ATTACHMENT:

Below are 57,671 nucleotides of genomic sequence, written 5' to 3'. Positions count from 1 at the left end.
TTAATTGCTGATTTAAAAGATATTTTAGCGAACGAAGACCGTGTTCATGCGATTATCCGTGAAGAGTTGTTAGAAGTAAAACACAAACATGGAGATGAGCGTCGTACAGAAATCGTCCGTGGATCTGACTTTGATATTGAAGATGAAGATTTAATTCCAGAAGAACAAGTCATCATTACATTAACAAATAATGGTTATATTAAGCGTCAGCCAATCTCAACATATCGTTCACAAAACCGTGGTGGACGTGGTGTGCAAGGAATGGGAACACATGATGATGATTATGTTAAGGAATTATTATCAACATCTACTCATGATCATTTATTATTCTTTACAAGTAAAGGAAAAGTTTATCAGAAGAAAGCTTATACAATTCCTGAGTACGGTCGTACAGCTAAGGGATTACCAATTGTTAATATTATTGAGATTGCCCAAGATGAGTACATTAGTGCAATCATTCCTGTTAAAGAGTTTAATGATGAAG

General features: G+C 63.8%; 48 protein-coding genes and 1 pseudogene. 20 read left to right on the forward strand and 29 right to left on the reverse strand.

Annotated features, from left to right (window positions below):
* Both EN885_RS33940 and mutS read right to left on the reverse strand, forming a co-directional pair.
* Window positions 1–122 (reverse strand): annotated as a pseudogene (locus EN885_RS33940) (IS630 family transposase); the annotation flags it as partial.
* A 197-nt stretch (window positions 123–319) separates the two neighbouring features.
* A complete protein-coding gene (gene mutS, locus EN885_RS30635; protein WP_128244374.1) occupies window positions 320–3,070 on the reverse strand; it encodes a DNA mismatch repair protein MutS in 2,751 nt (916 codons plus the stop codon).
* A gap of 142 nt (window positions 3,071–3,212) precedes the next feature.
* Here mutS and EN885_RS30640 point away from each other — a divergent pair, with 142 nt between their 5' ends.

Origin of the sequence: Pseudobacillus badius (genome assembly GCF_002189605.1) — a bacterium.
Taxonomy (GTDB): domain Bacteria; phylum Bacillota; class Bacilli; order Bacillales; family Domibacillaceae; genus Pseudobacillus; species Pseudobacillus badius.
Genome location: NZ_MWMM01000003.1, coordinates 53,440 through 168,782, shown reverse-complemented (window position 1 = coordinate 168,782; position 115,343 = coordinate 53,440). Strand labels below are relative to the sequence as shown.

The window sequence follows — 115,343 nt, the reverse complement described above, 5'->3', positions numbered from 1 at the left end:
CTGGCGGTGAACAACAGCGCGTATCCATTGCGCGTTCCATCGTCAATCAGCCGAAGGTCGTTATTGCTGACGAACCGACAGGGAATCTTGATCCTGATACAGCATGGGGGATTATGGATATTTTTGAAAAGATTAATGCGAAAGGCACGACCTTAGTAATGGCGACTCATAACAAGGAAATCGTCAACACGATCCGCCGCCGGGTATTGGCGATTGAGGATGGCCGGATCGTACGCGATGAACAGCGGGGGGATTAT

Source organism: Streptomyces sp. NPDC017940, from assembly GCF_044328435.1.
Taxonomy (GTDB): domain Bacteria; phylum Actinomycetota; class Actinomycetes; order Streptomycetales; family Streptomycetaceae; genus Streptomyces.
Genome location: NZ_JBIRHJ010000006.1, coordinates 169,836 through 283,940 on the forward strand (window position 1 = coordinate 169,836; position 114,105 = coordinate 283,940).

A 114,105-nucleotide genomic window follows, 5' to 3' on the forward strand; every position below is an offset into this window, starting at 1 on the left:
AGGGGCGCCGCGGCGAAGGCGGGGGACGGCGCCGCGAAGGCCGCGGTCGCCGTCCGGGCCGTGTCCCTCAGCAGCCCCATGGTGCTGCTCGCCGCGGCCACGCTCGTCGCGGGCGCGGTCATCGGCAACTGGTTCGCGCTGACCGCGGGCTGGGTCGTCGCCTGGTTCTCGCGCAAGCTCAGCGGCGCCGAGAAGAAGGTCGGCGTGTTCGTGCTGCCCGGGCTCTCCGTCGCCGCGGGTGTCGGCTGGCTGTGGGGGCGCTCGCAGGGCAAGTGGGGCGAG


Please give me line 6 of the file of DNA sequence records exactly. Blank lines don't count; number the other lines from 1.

* Window positions 1–122 (reverse strand): annotated as a pseudogene (locus EN885_RS33940) (IS630 family transposase); the annotation flags it as partial.